Parlour is the brainchild of Tim Furnish, who has certainly paid his dues to indie rock in the For Carnation, Aerial M, and Cerebellum. Parlour’s music is innovative, well thought-out, and hypnotically beautiful. It puts the listener into a whole new world, one in which everything around them becomes much more beautiful and entrancing. What makes Parlour unique is that they’ve managed to put a new twist or spin on traditional krautrock, making it much more palatable by infusing melodic guitar into the mix. Their music is complex yet at the same time easy to grasp upon the very first listen. Each concurrent listen finds the listener uncovering new melodies that were somehow hidden in all of the beauty. At times, it feels like staring at a beautiful sunset a warm summer’s day. The music becomes so powerful and captivating one feels its almost overwhelming, leading many times to sensory overload. Parlour’s music is blissful and quite intriguing. However one should be cautious because continued listenings can induce a trance-like state.
“Stipendlax” start out with a wonderfully entrancing synth motif. The guitar is used very effectively to reinforce the melody of the synth by playing a few key notes repeatedly. It is this repetition that is so powerful because every time it’s played little extra notes are thrown in to capture the listener’s attention. The rhythm section is strong with bassist Connor Bell repeating the same entrancing bass line over and over while Todd Hancock keeps a steady and sturdy beat with the occasional fills. When I saw them live he was very much robotic and mechanical in his precise movements around his drum set. As I mentioned before, it’s quite necessary to listen to the tracks over and over again so that you can hear all of the details and intricacies of the music since so much is going on all at the same time. I would also suggest listening to the disc with headphones or while driving. It certainly makes everything around you much more interesting to look at.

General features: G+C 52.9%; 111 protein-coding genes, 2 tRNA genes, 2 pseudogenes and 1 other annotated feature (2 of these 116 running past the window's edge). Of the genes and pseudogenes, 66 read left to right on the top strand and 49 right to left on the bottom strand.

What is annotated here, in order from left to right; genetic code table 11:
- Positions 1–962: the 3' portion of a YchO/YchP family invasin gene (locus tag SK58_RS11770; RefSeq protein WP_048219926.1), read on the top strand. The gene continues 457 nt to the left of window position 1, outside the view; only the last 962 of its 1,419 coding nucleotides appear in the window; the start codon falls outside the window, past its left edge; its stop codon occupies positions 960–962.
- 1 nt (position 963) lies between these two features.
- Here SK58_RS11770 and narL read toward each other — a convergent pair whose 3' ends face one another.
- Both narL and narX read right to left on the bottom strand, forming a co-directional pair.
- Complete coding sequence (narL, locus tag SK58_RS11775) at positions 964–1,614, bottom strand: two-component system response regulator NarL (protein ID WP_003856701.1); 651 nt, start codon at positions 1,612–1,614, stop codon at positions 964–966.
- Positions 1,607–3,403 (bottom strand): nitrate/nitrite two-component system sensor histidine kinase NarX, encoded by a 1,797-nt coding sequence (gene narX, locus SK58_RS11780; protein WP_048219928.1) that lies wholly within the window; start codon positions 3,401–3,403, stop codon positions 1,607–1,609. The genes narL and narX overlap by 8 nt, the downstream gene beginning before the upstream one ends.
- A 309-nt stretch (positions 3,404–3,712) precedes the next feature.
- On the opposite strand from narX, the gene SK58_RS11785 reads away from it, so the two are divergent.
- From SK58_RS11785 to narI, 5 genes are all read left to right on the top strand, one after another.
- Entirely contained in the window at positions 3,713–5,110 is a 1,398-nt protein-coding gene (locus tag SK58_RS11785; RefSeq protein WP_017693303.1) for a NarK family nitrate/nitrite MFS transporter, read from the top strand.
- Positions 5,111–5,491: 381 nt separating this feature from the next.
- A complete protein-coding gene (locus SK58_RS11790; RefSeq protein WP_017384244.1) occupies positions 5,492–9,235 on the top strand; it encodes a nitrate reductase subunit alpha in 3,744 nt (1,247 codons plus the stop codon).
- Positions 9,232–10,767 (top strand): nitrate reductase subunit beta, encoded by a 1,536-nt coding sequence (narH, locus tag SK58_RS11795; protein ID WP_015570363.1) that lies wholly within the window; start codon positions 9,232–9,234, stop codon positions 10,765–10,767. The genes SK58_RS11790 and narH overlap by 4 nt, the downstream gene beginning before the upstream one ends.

“Aflipperput” begins with a synthesized flute repeating over and over while the steady rhythm team takes over from there. Eventually other synthesized instruments such as a trumpet come into the mix. The solid rhythm helps significantly by using minimalist qualities and not distracting the listener with excess material since so much is going on already. However, both know when to add the occasional extra part to keep the listener interested and paying attention. The use of unconventional instruments are synthesized and become more rhythmic oriented by pounding the same notes into your head over and over.